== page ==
Some of the towers have already organised their bands and their times. Here are a few who will be ringing out on April 23rd. There is England’s oldest recorded town of Colchester with St Peter and its 8 bells, All Saints of Shrub End with 6 bells ringing at 10am, Hythe’s St. Leonard again 6 bells at 11am, St Mary’s 8 bells at Great Bentley at 2.30, St. Osyth with 6 bells at 4 pm and last but not least ST. GEORGE Great Bromley at the end of a long and successful day will be ringing out at 7pm.
In the small town of Burton Hastings there lies St. Botolph church with its five bells three of which date from 1657. It is from these bells that the Mayor of Rugby will ring out a quarter peal to celebrate St. George on England’s Day – April 23rd.
St. Nicholas, England’s most northerly cathedral will be celebrating St. George’s Day with great gusto. The whole of Tyne and Wear and much of Northumberland will be brought to a standstill at 5.30 on April 23rd as the amazing band will ring out from Newcastle cathedral’s 12 bells leaving the city in no doubt as to what a special day it is.
The Tower stands right in the heart of Oxford and is all that remains of a 12th Century church. It has a ring of 6 bells which will ring out at 6 o’clock for the entire city to hear and bring a skip to their journey home as they bless St. George’s Day.
To the east of the city of Leicester is the area around Syston with its rolling fields leading on to the county of Rutland. Right across these green acres the towers will be ringing out reminding everyone of St, George’s Day.
This year there are several of the nation’s cathedrals who for various reasons will sadly be unable to ring. However, they have all assured the campaign that they will be celebrating St. George’s day. Their flags will be flying, the streets will be filled with parades, and their services will be full to flowing as their congregations gather to salute their Patron Saint.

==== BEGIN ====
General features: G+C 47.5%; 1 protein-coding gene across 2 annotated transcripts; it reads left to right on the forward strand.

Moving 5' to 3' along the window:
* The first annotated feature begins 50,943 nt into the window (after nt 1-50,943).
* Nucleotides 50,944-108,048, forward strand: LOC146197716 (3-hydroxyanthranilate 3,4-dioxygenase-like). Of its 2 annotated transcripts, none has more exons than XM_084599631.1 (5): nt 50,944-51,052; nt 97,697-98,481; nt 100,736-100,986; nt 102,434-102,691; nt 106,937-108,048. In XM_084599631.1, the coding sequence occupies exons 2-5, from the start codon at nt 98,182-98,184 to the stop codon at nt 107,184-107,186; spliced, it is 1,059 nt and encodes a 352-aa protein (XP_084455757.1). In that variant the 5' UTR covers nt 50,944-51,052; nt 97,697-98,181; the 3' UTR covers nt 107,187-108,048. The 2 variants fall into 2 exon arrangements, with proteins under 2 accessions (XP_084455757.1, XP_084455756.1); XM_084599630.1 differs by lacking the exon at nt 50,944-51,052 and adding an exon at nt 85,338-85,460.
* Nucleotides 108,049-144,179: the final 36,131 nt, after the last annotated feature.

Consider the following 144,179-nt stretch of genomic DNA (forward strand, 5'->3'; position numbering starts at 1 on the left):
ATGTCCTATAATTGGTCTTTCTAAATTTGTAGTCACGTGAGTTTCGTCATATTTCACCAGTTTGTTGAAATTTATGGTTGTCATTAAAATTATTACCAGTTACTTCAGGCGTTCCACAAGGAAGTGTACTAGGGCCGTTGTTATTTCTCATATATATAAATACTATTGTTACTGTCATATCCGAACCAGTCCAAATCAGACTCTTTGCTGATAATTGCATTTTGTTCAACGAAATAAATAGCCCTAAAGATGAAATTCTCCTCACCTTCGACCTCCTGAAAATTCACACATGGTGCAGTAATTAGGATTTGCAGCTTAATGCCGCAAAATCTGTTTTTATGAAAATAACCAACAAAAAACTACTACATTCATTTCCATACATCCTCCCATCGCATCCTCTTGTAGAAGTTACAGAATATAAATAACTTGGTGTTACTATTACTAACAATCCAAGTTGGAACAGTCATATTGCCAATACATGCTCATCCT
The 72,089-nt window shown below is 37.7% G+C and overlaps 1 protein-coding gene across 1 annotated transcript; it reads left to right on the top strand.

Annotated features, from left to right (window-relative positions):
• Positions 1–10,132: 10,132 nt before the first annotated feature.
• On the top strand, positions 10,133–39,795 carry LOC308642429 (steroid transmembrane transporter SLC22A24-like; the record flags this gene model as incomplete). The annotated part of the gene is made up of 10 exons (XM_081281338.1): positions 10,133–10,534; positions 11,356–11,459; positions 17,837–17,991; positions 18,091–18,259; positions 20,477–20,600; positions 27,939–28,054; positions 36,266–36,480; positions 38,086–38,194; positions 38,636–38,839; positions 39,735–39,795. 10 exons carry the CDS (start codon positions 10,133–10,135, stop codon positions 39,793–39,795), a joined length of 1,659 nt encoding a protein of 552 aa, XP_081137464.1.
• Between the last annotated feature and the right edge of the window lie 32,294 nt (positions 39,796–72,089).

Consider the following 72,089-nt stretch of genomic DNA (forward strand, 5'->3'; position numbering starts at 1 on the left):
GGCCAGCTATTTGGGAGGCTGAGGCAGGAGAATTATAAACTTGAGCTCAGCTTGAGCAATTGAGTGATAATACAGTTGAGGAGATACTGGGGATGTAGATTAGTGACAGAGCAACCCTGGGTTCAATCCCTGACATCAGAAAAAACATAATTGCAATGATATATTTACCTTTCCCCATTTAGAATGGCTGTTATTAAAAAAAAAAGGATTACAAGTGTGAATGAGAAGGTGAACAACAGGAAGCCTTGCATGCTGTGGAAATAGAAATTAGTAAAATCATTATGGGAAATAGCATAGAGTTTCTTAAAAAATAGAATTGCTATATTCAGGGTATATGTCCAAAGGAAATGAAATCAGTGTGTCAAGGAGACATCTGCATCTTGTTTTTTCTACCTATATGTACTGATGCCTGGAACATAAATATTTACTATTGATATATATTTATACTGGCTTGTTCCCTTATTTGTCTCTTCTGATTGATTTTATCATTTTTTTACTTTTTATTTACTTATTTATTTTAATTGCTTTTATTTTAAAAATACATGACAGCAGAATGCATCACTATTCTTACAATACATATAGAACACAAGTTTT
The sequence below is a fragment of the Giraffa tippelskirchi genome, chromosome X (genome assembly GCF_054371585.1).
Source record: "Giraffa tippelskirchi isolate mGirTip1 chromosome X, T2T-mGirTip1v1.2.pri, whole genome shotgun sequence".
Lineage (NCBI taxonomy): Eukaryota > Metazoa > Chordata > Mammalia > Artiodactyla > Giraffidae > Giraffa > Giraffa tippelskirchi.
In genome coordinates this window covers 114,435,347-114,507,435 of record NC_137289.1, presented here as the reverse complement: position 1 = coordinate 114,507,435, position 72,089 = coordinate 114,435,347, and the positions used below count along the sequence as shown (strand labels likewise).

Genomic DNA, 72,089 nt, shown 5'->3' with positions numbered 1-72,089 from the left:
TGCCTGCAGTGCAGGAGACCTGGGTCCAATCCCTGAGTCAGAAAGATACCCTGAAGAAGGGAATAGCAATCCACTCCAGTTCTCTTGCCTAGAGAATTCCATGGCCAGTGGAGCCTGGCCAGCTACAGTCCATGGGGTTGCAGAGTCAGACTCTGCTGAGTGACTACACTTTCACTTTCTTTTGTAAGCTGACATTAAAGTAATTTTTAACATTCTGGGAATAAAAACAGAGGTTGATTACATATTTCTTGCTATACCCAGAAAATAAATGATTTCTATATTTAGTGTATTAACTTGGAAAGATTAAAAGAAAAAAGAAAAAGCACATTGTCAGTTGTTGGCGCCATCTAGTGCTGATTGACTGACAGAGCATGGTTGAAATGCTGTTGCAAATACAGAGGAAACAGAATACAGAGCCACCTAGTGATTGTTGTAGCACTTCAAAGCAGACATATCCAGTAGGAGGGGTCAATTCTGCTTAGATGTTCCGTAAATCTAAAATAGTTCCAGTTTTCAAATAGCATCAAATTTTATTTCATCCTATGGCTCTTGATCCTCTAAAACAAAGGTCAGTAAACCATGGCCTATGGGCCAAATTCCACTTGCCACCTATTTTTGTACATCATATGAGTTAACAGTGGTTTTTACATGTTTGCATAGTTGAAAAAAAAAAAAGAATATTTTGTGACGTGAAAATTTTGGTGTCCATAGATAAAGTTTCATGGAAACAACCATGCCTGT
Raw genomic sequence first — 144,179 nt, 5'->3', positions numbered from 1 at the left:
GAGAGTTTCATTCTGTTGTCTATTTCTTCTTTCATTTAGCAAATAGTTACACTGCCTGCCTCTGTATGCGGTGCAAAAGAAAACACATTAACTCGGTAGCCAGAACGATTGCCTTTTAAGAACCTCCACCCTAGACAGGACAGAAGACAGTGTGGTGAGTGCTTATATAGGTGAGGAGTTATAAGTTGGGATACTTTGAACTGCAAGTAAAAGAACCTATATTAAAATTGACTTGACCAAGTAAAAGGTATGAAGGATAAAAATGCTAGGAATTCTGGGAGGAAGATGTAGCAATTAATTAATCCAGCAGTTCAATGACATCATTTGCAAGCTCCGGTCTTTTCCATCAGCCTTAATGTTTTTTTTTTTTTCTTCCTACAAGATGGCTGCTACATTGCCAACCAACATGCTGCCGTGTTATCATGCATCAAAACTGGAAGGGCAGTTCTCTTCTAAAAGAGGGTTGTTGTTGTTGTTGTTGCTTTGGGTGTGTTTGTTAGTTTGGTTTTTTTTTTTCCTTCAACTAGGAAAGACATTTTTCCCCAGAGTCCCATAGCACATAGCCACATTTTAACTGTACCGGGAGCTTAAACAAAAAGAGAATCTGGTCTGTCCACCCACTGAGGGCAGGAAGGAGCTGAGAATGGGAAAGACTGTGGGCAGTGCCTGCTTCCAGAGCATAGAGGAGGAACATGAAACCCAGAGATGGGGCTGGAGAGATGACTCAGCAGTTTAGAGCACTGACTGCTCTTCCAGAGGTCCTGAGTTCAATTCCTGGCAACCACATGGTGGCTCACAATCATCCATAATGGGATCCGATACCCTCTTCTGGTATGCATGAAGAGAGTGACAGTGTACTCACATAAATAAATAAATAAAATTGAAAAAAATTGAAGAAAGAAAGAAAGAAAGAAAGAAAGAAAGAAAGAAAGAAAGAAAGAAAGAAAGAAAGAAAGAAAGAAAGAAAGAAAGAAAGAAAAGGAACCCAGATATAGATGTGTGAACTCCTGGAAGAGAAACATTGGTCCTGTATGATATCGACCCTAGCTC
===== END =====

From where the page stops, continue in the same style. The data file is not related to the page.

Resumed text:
High on a hill overlooking the Cinque Ports sits St. George’s Church in Brede. The name comes from old English meaning ‘breadth’ which refers to the river which in turn takes its name from the village. The six bells will be ringing out and there will be parades followed by a huge supper all in celebration of England’s Patron Saint.
There is a town in Northern Somerset that was mentioned in the Doomsday Book that takes the name of Eastern in Gordano. It is here, in the church dedicated to St. George, that they intend to ring out their 6 bells for a whole peal to celebrate the day. What an incredible feat and so hats off to their wonderful ringers and we wish them good luck for the day.
This long established College, with its foundation in 1264, has in the past produced many Nobel Prize winners and literary giants. Its excellence continues and so too its Chapel and Choir. The College has 8 bells and they will be ringing out between 13.45 and 14.30 and joining all those other towers across the country to celebrate St. George.
April 23rd is in the middle of vacation for students but these London University ringers will be giving up their time for the honour of ringing out from St. Paul’s to celebrate St. George’s Day. The society was formed in 1945 and usually practices at St. Olav’s near Tower Hill but they will have a very different experience at St. Paul’s. There are four bells in the South West tower where ‘Great Paul’ hangs weighing in at 16 and half tons. However they will instead be ringing out from the North West tower which has 13 magnificent bells. We wish them good luck.
Photographed by Marc Slowey – @Slowey25